We will meet Jens this evening.
We always used to greet him with a hug but will never be able to do this again as he is returning home in a casket. Our son in a casket! Bizarre, and yet it is true.
Melanie will accompany him. She arrived in Marseille yesterday and flies to the Leipzig-Halle airport today via Frankfurt, where a longer stay is scheduled. Two hours alone have been allowed for the transfer of “special cargo“ to the connecting flight.
We meet Thomas and his family at the funeral home to discuss how the evening will be organised.
We learn that the funeral home staff have visited the space at the airport and were informed about the arrival procedure. The casket will be set up in a separate area. We do not want to have music but will bring flowers.
The funeral home director offers to look after two-year-old Sassa during the short ceremony as she is good with children. We decline as we want her to be with us and she often cries around strangers.
We discuss the impending funeral. Many international documents have arrived with Jens´s casket which she will study and have translated if necessary. This would take a little time. She knows we don´t want to put off the funeral for long and that we would like to have it in June. This could be difficult as it´s the start of the summer holiday period.
We say goodbye.
When we´re at home again she rings to tell us that the earliest possible date for the funeral is 26 June at 9:00 a.m.
We breathe a sigh of relief. Finally we have a date.
However, she is somewhat uncertain as the health department has to give the go-ahead for the funeral as well.
In a fierce and determined voice she says, “I´ll take care of it. It´s under control.“
We´re sad and happy at the same time.
Evening approaches. I´m feeling more and more queasy. Thomas, Susi and their cheerful daughter are with us as we want to go to the airport together.
The flight carrying Melanie and Jens is scheduled to land in Leipzig in the late afternoon.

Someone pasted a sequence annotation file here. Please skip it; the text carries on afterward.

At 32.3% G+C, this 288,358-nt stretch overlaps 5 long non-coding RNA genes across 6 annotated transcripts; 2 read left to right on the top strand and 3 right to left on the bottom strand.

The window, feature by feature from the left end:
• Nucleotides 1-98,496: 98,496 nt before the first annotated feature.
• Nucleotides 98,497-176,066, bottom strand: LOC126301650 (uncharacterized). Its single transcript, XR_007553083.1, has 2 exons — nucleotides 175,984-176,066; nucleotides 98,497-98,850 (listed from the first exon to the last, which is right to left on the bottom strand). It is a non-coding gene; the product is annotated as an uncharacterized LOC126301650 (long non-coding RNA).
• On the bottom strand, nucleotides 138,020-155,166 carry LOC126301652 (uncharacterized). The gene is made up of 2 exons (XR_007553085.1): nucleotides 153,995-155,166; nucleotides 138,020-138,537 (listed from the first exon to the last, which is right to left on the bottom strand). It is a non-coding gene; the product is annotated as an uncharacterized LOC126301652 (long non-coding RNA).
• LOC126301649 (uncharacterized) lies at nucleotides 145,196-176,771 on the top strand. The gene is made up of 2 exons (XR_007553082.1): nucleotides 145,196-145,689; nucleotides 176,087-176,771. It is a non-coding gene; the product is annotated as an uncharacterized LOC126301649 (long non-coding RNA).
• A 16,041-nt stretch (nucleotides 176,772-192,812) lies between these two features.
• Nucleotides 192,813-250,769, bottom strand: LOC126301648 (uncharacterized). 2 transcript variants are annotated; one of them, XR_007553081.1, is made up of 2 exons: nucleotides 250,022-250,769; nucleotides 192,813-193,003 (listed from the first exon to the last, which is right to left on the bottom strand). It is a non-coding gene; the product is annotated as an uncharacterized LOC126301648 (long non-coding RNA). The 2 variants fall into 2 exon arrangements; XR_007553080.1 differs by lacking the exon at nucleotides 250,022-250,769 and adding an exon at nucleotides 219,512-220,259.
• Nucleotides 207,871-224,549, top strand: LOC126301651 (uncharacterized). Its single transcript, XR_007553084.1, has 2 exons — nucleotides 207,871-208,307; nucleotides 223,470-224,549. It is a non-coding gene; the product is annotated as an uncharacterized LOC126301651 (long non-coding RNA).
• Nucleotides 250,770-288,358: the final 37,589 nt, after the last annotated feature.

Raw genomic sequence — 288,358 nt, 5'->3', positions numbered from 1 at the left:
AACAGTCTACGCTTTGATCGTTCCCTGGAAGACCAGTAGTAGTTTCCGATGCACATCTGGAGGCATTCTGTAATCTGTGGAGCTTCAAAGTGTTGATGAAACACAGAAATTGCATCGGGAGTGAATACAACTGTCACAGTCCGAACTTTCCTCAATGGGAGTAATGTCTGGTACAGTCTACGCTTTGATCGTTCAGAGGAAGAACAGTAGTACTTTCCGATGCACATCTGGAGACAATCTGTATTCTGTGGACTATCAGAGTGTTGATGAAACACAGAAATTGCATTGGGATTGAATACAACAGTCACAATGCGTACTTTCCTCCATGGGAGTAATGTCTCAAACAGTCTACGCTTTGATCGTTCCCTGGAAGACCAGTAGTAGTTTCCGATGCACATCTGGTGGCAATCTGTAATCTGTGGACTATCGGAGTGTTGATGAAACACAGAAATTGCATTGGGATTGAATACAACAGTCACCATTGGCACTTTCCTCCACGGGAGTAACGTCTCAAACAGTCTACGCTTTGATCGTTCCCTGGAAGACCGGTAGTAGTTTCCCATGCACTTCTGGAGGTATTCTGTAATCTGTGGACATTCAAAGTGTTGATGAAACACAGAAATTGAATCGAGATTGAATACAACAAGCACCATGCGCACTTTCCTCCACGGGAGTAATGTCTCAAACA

The doorbell rings. The funeral home director and one of her colleagues are waiting outside. They drive us to the airport in a company-owned vehicle.
The car parks in a special section where we are met by airport staff and taken to a secure area. We´re invited to sit down. Drinks are available.
Our granddaughter chatters away happily. She´s too young to understand. Her parents have explained to her that they want to see a wooden box and a photograph of Jens. When she´s older she´ll probably have no memory of her uncle. We are very sad about this.
A woman comes over to tell us that Melanie has landed and will be out in a few minutes.
After a short time she appears in the doorway and we hug. She´s upset and tells us that she could see Jens´s casket being transferred in Frankfurt and that everything went well. The special cargo loading area was located under her seat on the airplane.
The staff were quick. We can enter the room with his casket.
I don´t know what to make of the sight: There´s a casket. Is our joyful, optimistic child really in there? His mortal remains?
Even though or precisely because the real brutality hits hard, I am profoundly empty inside. The naked truth has won the upper hand. As if to finally comprehend it, I take a step forward and touch his casket. There is a vacuum in me which just aches. My hands rest on it as if made of lead.
We put the flowers we brought on the casket which is bathed in warm candlelight.
We stand around it and run our hands over the wood. We barely have enough tissues.
Sassa stands in front of the table and looks at a photo Thomas has put up. It shows the two brothers beaming into the camera, arm in arm, exhausted after a triathlon. She recognises it.
“Papa and Uncle Jens,“ I hear her say.
At some point we leave. We drive behind the black vehicle transporting Jens´s casket to the funeral home and watch as it is unloaded.
Someone from the funeral home drives us home.
© Brigitte Voß / Translation: Ellen Rosenbaum